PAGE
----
FRANKFURT AM MAIN: European Central Bank policymakers held key interest rates and mass bond-buying unchanged on Thursday (Jul 20), sending a calming message to financial markets looking for hints the bank’s easy money policy will soon end.
Attention will now turn to central bank chief Mario Draghi’s press conference at 1230 GMT, when he is expected to reassure investors jittery about a possible end to bond-buying.
Just three monetary policy meetings remain before December, when the bank’s €60-billion-per-month ($US69 billion) purchases of government and corporate bonds are presently set to expire.
Most observers expect the central bank to soon announce a path out of bond-buying that will see it “taper” or wind down the “quantitative easing” (QE) programme step-by-step next year.
That will make a press conference on Thursday “a balancing act that requires all of Draghi’s verbal acrobatic skills,” analyst Carsten Brzeski of ING Diba bank said ahead of Thursday’s announcement.
The ECB must prime the markets for an end to QE, but also be careful not to sow panic.
Along with historic low interest rates and cheap loans to banks, the ECB’s bond-buying is designed to pump cash into the economy, powering growth and pushing up prices.
While inflation is still sluggish, economic growth in the 19-nation eurozone has picked up strongly enough to dispel the fears of deflation that had prompted policymakers to launch the scheme.
And the ECB could soon reach technical limits to its bond buying that will make the already controversial programme even more difficult to continue much beyond the end of the year.
TIPTOEING TOWARDS EXIT
Such signs mean investors are on high alert for signals from the central bank, sensitive to even the tiniest changes in governors’ carefully-weighed statements on “forward guidance”.
At a meeting in June, policymakers chose to remove a suggestion that interest rates could be lowered still further if necessary from their regular statement.
That was seen by many as the first hint that the ECB would begin adjusting its policy as economic growth gathers pace.
Speculation was ratcheted up yet further when Draghi told a central banking conference late last month that “as the economy continues to recover … the central bank can accompany the recovery by adjusting the parameters of its policy instruments”.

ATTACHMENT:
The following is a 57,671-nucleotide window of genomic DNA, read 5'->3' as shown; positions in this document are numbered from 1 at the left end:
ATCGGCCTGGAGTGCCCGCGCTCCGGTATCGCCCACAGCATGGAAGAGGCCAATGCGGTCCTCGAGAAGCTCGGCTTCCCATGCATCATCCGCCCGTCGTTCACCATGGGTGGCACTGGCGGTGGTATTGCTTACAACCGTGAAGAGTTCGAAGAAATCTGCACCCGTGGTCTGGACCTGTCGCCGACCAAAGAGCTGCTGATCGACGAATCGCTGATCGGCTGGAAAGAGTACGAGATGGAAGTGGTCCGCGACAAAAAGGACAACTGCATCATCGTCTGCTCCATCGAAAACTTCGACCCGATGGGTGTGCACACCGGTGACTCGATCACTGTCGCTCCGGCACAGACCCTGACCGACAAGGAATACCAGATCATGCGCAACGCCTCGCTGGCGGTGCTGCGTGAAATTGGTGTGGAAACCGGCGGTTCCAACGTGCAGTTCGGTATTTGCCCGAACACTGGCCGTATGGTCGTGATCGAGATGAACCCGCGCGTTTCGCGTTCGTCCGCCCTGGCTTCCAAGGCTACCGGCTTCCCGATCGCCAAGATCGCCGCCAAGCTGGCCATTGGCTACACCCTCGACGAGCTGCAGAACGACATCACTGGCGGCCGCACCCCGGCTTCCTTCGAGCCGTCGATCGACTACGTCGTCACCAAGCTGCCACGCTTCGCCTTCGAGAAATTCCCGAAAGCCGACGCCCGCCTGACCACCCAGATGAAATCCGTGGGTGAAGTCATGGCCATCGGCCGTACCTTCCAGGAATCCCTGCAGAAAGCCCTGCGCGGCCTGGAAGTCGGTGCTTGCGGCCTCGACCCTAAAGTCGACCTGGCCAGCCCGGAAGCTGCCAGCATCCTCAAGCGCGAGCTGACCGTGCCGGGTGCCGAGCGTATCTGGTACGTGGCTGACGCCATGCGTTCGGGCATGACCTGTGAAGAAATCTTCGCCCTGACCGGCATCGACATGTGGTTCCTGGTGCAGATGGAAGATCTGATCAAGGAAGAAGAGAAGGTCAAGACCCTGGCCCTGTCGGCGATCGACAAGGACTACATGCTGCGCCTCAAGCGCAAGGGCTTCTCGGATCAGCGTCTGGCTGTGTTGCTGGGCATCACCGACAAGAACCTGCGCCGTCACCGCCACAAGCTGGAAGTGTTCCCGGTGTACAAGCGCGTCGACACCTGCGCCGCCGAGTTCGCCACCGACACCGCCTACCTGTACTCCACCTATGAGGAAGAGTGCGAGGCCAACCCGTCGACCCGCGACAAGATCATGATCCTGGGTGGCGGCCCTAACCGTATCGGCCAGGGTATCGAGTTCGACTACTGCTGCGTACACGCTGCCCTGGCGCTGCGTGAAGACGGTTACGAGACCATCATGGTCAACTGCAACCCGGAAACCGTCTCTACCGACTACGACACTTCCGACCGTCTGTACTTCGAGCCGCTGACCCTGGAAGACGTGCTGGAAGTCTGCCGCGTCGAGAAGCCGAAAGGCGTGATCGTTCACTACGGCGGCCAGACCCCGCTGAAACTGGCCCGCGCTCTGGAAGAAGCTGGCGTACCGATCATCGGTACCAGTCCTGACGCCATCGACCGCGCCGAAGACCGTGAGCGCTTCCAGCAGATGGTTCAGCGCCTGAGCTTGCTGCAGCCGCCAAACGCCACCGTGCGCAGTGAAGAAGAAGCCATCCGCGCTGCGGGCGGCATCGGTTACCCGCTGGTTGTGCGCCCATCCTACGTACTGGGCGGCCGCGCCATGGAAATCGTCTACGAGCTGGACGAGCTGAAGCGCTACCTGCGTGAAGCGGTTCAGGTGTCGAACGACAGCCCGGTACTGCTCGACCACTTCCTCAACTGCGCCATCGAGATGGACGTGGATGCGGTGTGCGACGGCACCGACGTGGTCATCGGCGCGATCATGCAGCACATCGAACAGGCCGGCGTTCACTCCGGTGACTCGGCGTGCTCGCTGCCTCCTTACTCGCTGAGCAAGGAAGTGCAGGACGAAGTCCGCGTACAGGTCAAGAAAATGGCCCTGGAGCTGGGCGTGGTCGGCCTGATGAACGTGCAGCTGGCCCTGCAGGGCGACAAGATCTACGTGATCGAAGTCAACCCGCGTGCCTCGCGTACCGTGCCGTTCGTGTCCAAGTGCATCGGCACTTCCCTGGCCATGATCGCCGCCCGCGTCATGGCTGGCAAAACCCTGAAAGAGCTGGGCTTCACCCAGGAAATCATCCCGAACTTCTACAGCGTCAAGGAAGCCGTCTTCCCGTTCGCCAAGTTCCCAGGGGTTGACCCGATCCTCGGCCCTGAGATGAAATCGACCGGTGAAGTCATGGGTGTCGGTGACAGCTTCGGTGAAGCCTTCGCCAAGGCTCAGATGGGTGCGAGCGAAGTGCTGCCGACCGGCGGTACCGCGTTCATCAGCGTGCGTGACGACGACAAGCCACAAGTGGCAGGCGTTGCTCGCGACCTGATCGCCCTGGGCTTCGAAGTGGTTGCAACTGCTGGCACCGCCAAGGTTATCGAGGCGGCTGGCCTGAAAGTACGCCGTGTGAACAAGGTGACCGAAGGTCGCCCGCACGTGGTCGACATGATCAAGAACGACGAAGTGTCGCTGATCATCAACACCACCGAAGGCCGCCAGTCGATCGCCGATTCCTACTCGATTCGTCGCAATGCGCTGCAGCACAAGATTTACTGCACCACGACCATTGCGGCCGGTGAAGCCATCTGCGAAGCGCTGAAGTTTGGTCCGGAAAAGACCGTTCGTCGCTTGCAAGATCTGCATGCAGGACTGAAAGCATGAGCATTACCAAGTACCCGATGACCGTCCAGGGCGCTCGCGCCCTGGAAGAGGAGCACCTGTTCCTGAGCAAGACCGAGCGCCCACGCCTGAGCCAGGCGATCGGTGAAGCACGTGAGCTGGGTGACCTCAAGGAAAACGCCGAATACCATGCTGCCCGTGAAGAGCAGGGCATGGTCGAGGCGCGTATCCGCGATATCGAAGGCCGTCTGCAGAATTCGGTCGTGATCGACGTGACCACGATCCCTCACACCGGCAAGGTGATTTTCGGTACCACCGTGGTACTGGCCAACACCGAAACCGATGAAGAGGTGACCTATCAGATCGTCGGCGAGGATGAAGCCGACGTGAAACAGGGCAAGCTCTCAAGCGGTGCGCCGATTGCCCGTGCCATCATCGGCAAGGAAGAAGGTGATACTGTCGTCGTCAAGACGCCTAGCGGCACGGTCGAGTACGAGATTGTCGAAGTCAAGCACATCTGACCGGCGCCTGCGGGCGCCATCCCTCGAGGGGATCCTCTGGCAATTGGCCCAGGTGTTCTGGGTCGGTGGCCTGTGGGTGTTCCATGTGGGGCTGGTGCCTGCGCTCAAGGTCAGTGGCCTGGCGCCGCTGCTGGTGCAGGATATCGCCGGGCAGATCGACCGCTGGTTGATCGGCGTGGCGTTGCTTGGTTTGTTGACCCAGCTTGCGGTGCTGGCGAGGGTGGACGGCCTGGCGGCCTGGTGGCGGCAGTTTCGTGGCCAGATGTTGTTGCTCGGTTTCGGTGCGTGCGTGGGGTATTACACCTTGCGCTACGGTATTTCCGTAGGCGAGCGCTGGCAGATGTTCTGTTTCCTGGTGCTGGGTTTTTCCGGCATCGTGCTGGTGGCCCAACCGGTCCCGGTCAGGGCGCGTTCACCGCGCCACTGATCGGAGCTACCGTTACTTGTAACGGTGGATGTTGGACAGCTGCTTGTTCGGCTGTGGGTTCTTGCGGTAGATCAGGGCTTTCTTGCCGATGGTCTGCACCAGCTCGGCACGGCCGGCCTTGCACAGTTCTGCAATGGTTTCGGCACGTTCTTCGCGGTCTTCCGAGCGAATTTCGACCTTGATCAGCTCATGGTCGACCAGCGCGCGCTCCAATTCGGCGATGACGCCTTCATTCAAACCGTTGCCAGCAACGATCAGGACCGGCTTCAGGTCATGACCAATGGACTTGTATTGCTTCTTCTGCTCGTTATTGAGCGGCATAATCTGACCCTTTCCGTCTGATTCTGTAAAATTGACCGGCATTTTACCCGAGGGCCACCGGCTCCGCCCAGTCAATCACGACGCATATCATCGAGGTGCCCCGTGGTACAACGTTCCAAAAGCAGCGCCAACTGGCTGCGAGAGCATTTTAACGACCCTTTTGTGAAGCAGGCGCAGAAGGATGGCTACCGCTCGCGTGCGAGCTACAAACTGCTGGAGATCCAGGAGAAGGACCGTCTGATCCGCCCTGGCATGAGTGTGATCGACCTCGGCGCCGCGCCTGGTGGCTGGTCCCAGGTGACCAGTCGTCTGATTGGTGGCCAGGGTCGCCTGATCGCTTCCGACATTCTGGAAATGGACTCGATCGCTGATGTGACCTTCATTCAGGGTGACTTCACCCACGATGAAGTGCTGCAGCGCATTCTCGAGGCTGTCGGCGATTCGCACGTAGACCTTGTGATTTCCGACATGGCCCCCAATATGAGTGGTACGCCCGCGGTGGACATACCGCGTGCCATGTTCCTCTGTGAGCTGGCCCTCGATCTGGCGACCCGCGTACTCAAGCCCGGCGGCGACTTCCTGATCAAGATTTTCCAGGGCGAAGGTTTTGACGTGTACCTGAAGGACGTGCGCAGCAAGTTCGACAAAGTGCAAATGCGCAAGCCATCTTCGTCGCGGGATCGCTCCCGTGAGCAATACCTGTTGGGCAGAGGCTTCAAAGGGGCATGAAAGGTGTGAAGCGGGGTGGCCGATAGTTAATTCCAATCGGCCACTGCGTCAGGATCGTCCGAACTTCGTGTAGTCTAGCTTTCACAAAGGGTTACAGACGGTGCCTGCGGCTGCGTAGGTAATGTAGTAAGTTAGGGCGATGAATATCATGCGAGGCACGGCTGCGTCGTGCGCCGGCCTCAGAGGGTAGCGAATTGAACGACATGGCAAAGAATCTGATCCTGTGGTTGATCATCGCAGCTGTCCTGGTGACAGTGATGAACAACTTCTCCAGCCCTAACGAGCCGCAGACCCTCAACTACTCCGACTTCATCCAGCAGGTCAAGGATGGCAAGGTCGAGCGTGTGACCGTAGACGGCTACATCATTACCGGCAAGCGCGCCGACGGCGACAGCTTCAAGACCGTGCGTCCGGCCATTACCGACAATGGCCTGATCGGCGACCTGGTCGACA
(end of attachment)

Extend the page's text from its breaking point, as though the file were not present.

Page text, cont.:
This was interpreted by markets as a gesture towards “tapering”, or winding down bond-buying. And the remarks pushed up bond yields – the returns investors can expect from buying government debt – and the value of the euro.
If those trends continue, they could sap growth in the single currency area. So, the ECB hastily sought to clarify Draghi’s words.
Nevertheless, the president’s comments “opened the back door to announce a reduction in monthly bond purchases from next year in September or October,” commented analyst Kristian Toedtmann of Deka bank.
ECB staff are studying different ways the bank could approach tapering, Bloomberg News reported Tuesday citing anonymous sources, although policymakers have yet to set a date for any announcement.
Governors are likely to move later this year “even if the little remaining inflation data to be published before then does not clearly point upwards,” Toedtmann added.
Justifying an end to QE on inflation data alone will be difficult, as eurozone prices grew by 1.3 per cent in June – well short of the ECB target of just below 2.0 per cent.
Central bank forecasts include inflation of 1.5 per cent this year and just 1.3 per cent in 2018.
RATE RISE FAR OFF
Any observers looking for interest rates to rise from their historic lows likely have a long wait ahead, analysts agree.
The ECB has for many months stated that rates will only start to rise “well after the horizon of net asset purchases” has come to an end.
The bond-buying programme itself might not be completely wound down until far into 2018, while low inflation expectations stretching into 2019 would make it difficult to justify higher rates.
Furthermore, “well-anchored expectations about future interest rates will help the ECB limit unwanted large market reactions to the impending end of QE,” adding to the pressure to hold rates down, Deka’s Toedtmann noted.